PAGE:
AmpliFi FX100 Review: How the iPad Will Shape Your Guitar Tone

AmpliFi FX100 screenshot

The iPad has been quickly adopted by musicians for its ability to add computing power to a set up without all the complications of an actual computer. While the iPad has done wonders for music keyboards and MIDI instruments, it's been more of a practice tool for guitar players. While iRig and Amplitude can produce a decent tone, you wouldn't bring it on stage. But with Line 6's AmpliFi FX100, guitarists finally have an accessory that makes the iPad shine in any situation.

Use the iPad to Control the Processor

The idea is really very simple: leave the heavy lifting to the multi-effects processor and let the iPad do what it does best: provide great usability. The combination gives you Line 6's great sound along with a great touchscreen interface to shape the tone.

The board itself is minimal, but it has enough to ensure it is stage-worthy. There are four-foot switches to change tones or switch banks, giving a guitarist the ease-of-use they are used to on stage. There's also a tap button for the metronome, a tuner, an expression pedal and the ability to change the tone via knobs on the device.

But the AmpliFi FX100 isn't designed to be tweaked with a few knobs and an archaic screen on the device itself. When you need to modify your tone, you boot up the AmpliFi app on your iPad. The FX100 has over 200 amps, effects, and speaker cabinets, basically the same as the mid-range Line 6 multi-effects processors. The easy touch screen interface makes sculpting the perfect tone as easy as using actual stompboxes.

The AmpliFi FX100's best trick: Letting it do all the work

Not sure where to start? The cloud-enabled AmpliFi FX100 can take a song on your iPad and find an appropriate guitar tone. The process is actually very simple: play a song within the AmpliFi app's music library section and the closest tone matches are displayed alongside the song. And because these tones are user-generated and uploaded to the cloud, the AmpliFi's tone database will actually grow as time goes along.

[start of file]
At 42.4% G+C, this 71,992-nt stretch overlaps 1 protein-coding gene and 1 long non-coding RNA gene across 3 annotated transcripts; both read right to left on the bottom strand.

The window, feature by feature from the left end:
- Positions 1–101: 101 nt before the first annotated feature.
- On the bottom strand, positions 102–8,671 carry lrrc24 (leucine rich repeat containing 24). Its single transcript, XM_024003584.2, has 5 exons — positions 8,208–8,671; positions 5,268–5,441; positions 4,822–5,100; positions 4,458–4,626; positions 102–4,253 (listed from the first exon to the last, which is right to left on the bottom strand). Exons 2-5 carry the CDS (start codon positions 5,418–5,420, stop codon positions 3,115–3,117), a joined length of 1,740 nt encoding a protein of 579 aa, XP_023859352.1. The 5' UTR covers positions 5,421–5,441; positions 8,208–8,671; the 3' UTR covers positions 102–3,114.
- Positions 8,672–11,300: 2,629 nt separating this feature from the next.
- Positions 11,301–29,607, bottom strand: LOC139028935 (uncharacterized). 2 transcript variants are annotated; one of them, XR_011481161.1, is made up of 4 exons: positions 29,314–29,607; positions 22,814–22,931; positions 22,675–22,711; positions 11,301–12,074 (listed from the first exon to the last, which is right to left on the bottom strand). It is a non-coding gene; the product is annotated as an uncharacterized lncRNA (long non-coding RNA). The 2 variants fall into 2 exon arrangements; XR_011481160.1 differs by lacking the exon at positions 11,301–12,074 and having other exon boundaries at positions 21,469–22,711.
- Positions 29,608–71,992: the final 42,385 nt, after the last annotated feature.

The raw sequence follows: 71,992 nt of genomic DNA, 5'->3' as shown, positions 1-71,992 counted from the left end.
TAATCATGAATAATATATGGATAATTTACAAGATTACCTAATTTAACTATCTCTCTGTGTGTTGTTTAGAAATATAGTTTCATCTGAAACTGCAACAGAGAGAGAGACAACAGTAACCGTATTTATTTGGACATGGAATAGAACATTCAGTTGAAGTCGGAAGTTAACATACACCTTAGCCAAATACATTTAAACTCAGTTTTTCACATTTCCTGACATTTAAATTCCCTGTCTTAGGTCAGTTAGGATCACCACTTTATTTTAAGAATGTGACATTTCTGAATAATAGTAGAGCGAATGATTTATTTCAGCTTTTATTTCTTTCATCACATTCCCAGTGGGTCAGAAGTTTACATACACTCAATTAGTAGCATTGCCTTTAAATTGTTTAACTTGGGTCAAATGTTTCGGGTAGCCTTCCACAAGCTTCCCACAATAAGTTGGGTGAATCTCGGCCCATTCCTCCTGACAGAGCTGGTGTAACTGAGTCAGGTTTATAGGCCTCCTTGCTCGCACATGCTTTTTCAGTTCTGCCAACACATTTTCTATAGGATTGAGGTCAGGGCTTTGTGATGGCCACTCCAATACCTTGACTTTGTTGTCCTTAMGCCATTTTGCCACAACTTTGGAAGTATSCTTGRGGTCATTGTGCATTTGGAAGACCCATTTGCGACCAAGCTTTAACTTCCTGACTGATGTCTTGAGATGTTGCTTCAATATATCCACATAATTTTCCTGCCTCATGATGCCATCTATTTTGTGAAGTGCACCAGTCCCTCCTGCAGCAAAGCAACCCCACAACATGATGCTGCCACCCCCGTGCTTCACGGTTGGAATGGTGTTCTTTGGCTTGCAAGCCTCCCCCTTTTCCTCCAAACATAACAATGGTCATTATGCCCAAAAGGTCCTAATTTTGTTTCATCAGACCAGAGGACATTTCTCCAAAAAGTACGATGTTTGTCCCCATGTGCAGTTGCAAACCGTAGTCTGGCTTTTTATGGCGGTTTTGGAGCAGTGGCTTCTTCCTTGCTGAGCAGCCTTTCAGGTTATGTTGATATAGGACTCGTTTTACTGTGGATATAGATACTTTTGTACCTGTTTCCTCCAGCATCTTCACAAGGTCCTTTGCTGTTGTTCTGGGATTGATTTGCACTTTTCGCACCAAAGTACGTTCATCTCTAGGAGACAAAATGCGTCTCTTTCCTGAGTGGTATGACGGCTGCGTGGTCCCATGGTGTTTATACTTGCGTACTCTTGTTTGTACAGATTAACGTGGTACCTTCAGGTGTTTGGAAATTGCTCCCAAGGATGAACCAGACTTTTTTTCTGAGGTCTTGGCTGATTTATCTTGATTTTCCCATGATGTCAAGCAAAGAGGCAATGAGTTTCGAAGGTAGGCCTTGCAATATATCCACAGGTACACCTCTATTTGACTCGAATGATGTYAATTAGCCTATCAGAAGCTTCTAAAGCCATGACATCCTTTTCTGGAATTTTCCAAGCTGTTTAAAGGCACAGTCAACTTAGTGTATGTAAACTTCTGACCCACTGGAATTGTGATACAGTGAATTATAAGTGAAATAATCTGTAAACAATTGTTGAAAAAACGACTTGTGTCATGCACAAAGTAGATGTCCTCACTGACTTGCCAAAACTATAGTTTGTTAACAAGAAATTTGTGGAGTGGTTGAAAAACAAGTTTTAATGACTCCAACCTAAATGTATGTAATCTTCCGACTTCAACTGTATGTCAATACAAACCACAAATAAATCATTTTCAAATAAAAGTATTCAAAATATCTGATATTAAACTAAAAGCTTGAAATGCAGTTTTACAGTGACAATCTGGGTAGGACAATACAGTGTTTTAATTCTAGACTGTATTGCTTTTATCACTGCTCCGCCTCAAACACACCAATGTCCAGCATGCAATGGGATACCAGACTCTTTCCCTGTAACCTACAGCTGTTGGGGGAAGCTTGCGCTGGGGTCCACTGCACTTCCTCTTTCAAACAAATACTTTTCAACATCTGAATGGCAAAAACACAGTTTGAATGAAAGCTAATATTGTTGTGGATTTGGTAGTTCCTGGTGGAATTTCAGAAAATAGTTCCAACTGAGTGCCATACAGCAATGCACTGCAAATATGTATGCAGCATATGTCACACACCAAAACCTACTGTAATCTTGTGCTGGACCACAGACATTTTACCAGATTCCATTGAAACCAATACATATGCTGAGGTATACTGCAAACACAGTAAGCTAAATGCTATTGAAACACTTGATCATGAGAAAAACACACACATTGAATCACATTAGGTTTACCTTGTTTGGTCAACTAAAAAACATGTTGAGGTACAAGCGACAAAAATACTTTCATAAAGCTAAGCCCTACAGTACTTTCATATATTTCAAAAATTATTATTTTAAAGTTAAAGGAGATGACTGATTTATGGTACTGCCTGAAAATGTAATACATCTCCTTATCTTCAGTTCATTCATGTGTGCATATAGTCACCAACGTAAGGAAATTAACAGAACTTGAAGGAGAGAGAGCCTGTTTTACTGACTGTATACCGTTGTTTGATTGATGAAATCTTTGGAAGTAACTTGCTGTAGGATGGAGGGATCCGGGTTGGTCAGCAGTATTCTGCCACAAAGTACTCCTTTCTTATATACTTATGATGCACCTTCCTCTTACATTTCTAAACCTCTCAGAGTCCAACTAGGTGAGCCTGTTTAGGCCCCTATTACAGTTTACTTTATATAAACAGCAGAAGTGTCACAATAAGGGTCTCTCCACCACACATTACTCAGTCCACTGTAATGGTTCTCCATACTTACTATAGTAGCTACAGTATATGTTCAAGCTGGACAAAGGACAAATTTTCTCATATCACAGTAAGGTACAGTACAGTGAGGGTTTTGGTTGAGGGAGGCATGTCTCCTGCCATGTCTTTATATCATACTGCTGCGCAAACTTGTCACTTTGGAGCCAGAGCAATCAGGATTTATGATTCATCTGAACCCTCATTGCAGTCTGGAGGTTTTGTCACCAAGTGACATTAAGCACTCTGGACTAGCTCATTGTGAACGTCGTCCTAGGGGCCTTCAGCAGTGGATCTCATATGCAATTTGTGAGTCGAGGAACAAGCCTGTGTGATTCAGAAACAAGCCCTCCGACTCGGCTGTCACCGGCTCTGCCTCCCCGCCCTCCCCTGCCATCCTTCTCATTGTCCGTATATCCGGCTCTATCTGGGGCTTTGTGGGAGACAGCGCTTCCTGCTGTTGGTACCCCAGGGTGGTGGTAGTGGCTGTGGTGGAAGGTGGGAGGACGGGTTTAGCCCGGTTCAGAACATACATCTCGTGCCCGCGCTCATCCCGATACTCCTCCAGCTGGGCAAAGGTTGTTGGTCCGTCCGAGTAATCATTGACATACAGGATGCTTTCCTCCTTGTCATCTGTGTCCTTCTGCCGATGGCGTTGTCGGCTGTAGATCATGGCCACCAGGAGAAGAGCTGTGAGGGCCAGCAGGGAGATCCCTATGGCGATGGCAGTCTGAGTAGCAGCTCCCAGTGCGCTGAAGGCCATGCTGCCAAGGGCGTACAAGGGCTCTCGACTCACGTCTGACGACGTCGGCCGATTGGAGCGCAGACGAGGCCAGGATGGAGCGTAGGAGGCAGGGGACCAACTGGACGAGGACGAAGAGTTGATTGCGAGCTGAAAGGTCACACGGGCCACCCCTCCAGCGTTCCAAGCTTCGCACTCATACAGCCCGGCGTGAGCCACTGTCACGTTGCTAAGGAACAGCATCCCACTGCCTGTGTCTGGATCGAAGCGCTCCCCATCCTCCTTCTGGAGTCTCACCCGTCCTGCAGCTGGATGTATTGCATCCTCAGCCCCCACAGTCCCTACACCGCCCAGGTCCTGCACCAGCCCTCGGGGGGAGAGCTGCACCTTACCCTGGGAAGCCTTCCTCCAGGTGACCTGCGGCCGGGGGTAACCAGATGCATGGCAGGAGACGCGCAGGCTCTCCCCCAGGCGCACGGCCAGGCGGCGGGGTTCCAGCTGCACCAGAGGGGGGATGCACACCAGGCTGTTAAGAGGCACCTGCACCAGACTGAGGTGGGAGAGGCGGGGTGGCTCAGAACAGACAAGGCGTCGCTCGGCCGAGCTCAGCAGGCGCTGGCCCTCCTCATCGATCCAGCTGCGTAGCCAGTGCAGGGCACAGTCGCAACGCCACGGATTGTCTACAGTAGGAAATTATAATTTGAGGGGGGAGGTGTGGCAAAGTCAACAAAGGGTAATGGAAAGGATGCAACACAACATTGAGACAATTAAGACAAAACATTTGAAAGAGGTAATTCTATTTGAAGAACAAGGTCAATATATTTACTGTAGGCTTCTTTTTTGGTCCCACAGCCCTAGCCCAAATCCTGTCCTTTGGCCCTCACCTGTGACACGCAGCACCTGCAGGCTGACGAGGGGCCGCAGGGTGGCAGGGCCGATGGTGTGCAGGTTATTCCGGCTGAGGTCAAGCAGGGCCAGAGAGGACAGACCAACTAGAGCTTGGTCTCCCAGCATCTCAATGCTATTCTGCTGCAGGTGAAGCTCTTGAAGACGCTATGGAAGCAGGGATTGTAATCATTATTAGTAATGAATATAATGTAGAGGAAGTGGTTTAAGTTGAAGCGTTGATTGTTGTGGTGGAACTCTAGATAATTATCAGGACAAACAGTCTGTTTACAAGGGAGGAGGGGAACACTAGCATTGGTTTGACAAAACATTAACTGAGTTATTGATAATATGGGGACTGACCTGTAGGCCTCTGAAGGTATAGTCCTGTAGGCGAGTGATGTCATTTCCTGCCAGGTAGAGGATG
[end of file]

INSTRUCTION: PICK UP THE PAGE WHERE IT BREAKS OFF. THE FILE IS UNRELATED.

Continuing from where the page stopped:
A nice side effect to this process is the ability to use the AmpliFi's Bluetooth connection to the iPad to play music through the AmpliFi FX100. So if you have it hooked up to a nice set of studio monitors, you can essentially turn them into Bluetooth compatible speakers.

And, of course, the AmpliFi FX100 comes with a guitar tuner built into the board. This is similar to most multi-effects processors, but the nice part about AmpliFi's solution is the ability to use the iPad's screen to help you tune your guitar. This is far preferable than getting a pain in your neck staring down at your board.

There are a couple of things working against the AmpliFi FX100. First, it doesn't have the tone library of Line 6's upper-end multi-effects processors, so you won't get the same great sound as a POD HD500X or a Pro X. The FX100's sound isn't bad, but as mentioned above, it is definitely mid-range. Second, the FX100 doesn't come with a looper. For some, this won't be a big deal, but for others, it may be a deal breaker.

But if you are looking for a great effects processor with an entry-level price, it's hard to beat the FX100.